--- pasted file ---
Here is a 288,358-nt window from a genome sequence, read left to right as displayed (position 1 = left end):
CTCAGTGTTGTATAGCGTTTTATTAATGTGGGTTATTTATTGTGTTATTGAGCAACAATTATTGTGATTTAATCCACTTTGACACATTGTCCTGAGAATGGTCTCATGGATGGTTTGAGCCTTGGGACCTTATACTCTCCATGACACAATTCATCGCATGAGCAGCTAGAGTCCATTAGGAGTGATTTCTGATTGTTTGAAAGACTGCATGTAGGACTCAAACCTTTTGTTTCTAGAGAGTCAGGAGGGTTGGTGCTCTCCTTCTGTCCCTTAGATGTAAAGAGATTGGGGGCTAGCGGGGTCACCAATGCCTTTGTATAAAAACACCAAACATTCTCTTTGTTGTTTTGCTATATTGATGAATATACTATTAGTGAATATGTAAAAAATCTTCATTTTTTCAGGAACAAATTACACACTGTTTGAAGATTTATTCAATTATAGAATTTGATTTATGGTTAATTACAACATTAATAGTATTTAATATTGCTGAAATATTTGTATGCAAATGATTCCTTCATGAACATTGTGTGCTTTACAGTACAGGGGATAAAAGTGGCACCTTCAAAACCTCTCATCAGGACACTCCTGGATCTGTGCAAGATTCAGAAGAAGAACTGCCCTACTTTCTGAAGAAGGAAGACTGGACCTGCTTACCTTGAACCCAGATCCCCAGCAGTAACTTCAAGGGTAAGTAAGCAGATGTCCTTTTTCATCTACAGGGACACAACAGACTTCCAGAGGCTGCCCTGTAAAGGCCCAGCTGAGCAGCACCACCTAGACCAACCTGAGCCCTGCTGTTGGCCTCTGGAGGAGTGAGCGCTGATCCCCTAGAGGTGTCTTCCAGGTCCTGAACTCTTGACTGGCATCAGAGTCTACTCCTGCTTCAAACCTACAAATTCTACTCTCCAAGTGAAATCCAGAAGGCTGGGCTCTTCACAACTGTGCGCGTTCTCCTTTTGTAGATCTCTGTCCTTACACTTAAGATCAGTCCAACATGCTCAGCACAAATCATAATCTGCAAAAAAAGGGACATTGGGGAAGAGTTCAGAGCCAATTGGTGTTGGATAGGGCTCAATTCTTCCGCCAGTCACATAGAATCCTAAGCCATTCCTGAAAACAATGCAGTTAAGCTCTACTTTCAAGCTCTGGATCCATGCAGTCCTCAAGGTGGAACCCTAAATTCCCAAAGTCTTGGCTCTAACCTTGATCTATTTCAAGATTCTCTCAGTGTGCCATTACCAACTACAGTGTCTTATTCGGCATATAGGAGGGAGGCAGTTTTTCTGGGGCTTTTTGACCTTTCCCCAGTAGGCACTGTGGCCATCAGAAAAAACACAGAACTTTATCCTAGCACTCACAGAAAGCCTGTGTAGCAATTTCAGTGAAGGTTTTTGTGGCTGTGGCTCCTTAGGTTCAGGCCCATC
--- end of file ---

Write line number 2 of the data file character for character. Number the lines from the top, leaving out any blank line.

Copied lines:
CTCAGTGTTGTATAGCGTTTTATTAATGTGGGTTATTTATTGTGTTATTGAGCAACAATTATTGTGATTTAATCCACTTTGACACATTGTCCTGAGAATGGTCTCATGGATGGTTTGAGCCTTGGGACCTTATACTCTCCATGACACAATTCATCGCATGAGCAGCTAGAGTCCATTAGGAGTGATTTCTGATTGTTTGAAAGACTGCATGTAGGACTCAAACCTTTTGTTTCTAGAGAGTCAGGAGGGTTGGTGCTCTCCTTCTGTCCCTTAGATGTAAAGAGATTGGGGGCTAGCGGGGTCACCAATGCCTTTGTATAAAAACACCAAACATTCTCTTTGTTGTTTTGCTATATTGATGAATATACTATTAGTGAATATGTAAAAAATCTTCATTTTTTCAGGAACAAATTACACACTGTTTGAAGATTTATTCAATTATAGAATTTGATTTATGGTTAATTACAACATTAATAGTATTTAATATTGCTGAAATATTTGTATGCAAATGATTCCTTCATGAACATTGTGTGCTTTACAGTACAGGGGATAAAAGTGGCACCTTCAAAACCTCTCATCAGGACACTCCTGGATCTGTGCAAGATTCAGAAGAAGAACTGCCCTACTTTCTGAAGAAGGAAGACTGGACCTGCTTACCTTGAACCCAGATCCCCAGCAGTAACTTCAAGGGTAAGTAAGCAGATGTCCTTTTTCATCTACAGGGACACAACAGACTTCCAGAGGCTGCCCTGTAAAGGCCCAGCTGAGCAGCACCACCTAGACCAACCTGAGCCCTGCTGTTGGCCTCTGGAGGAGTGAGCGCTGATCCCCTAGAGGTGTCTTCCAGGTCCTGAACTCTTGACTGGCATCAGAGTCTACTCCTGCTTCAAACCTACAAATTCTACTCTCCAAGTGAAATCCAGAAGGCTGGGCTCTTCACAACTGTGCGCGTTCTCCTTTTGTAGATCTCTGTCCTTACACTTAAGATCAGTCCAACATGCTCAGCACAAATCATAATCTGCAAAAAAAGGGACATTGGGGAAGAGTTCAGAGCCAATTGGTGTTGGATAGGGCTCAATTCTTCCGCCAGTCACATAGAATCCTAAGCCATTCCTGAAAACAATGCAGTTAAGCTCTACTTTCAAGCTCTGGATCCATGCAGTCCTCAAGGTGGAACCCTAAATTCCCAAAGTCTTGGCTCTAACCTTGATCTATTTCAAGATTCTCTCAGTGTGCCATTACCAACTACAGTGTCTTATTCGGCATATAGGAGGGAGGCAGTTTTTCTGGGGCTTTTTGACCTTTCCCCAGTAGGCACTGTGGCCATCAGAAAAAACACAGAACTTTATCCTAGCACTCACAGAAAGCCTGTGTAGCAATTTCAGTGAAGGTTTTTGTGGCTGTGGCTCCTTAGGTTCAGGCCCATC